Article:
​Haaretz
Jerusalem Post
Yediot Aharonot
Ma’ariv
Globes
Israel Hayom

Summary of editorials from the Hebrew press

 

​The Jerusalem Post comments on the likelihood that the death sentence for terrorists will be approved as a result of Avigdor Liberman and his party joining the coalition, despite the fact that PM Netanyahu buried a proposed bill on the same issue only a year ago, and asserts that despite the attempt to term this as deterrence, what the politicians actually mean is revenge. The editor declares: “The proposal to sentence terrorists to death does not reflect Jewish morals or democratic values,” and concludes with a quote from Martin Luther King Jr.: “an eye for an eye leaves everyone blind.”

Haaretz criticizes the demand by the State Prosecutor’s Office on Sunday, which if granted would force the nonprofit Breaking the Silence to reveal the identity of a soldier who provided testimony that raised suspicions of war crimes, and asserts: “The prosecution’s demand is scandalous and wrong. Such action could lead to the end of collecting anonymous testimonies from soldiers regarding what happened during fighting, and could be a severe blow to the organization.” The editor states that the prosecution’s demand will compromise the possibility of dealing with cases involving violations of the laws of war, because it will prevent such testimony in the future, and declares: “The State Prosecutor’s Office and the attorney general must investigate the IDF’s methods in Operation Protective Edge. To do so, there is no need to compromise the confidentiality of an individual who testified before Breaking the Silence. Rather, the policies of the army, dictated from above, should be investigated, along with the politicians who sit above the army.”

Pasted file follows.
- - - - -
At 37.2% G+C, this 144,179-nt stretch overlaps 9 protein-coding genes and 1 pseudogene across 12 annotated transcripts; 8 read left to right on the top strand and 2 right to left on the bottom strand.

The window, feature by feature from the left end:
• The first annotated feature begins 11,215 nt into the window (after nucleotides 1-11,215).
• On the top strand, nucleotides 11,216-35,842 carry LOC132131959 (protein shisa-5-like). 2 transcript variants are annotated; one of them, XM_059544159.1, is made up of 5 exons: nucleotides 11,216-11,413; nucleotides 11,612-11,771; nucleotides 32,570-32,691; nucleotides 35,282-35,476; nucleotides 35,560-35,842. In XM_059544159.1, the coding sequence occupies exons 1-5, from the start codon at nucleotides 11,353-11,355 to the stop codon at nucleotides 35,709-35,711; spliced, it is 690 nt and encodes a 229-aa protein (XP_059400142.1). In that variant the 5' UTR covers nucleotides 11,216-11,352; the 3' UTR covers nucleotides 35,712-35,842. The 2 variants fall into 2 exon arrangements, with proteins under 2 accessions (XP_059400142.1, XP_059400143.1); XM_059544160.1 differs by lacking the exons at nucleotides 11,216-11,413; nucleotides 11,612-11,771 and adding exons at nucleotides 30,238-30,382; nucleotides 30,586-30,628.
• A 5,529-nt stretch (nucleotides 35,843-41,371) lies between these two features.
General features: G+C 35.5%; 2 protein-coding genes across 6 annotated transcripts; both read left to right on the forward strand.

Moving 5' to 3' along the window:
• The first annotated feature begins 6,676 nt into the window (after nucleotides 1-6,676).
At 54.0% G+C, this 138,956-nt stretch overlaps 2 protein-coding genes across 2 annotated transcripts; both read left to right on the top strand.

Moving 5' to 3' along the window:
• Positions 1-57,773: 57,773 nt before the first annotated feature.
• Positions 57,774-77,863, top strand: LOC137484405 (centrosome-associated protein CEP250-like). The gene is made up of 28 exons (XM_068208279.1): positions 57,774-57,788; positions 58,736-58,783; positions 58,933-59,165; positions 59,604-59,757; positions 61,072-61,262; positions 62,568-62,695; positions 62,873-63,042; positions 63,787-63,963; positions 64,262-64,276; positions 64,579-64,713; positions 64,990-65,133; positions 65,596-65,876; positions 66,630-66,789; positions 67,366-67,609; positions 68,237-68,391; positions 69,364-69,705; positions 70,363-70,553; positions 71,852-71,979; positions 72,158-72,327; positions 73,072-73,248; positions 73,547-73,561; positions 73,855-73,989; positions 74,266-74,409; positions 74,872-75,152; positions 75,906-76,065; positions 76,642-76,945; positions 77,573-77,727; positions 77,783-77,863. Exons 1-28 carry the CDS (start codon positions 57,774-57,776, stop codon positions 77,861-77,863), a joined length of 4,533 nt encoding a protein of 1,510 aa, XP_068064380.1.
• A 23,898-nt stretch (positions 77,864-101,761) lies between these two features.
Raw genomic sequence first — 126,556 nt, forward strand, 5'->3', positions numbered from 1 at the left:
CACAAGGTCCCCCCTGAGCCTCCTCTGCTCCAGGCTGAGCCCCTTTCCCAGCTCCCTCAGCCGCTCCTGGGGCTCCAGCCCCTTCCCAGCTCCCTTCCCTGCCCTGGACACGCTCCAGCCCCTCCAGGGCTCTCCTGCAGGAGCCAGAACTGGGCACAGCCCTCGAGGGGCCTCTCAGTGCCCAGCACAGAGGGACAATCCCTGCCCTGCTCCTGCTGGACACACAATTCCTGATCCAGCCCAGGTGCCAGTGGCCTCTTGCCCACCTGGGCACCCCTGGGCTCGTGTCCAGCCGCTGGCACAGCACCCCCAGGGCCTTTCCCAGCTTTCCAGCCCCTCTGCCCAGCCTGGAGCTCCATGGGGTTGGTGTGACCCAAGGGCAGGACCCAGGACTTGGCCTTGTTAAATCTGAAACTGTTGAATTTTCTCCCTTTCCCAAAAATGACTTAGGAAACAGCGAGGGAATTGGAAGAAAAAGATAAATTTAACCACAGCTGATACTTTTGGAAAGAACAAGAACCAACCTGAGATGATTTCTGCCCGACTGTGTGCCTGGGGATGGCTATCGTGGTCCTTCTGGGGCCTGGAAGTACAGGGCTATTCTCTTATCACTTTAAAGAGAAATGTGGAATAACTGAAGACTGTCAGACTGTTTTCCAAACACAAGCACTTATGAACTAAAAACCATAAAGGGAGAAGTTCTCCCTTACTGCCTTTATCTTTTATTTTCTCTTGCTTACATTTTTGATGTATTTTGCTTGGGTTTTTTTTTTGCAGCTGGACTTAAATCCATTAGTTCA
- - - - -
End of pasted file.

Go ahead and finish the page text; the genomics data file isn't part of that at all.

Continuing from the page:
Yediot Aharonot looks for the reasons that drove PM Netanyahu to replace one government with another overnight, to move left and then suddenly break to the right, and contends that his actions put “the credibility of both of them, and that of the entire political system, in question. This is a tragedy posing as a comedy. If it’s making anyone laugh, it is a bitter and cruel laugh.” The author compares the prime minister to “a drunk driver zigzagging hither and thither on the road, at one point driving onto the left shoulder of the road, and at another onto the right shoulder,” and concludes: “Usually he comes out unharmed, but not this time: This time he’s sentenced to a defensive driving course. The cruel teacher is called Yvette Lieberman.”

Israel Hayom discusses the Netanyahu-Ya’alon rift that resulted in Ya’alon’s resignation as minister of defense, and states: “There is no doubt in my mind that Ya’alon will be back, as there is a line of people and political parties waiting with open arms to accept him as their leader.”

[Nahum Barnea and Dan Margalit wrote today’s articles in Yediot Aharonot and Israel Hayom, respectively.]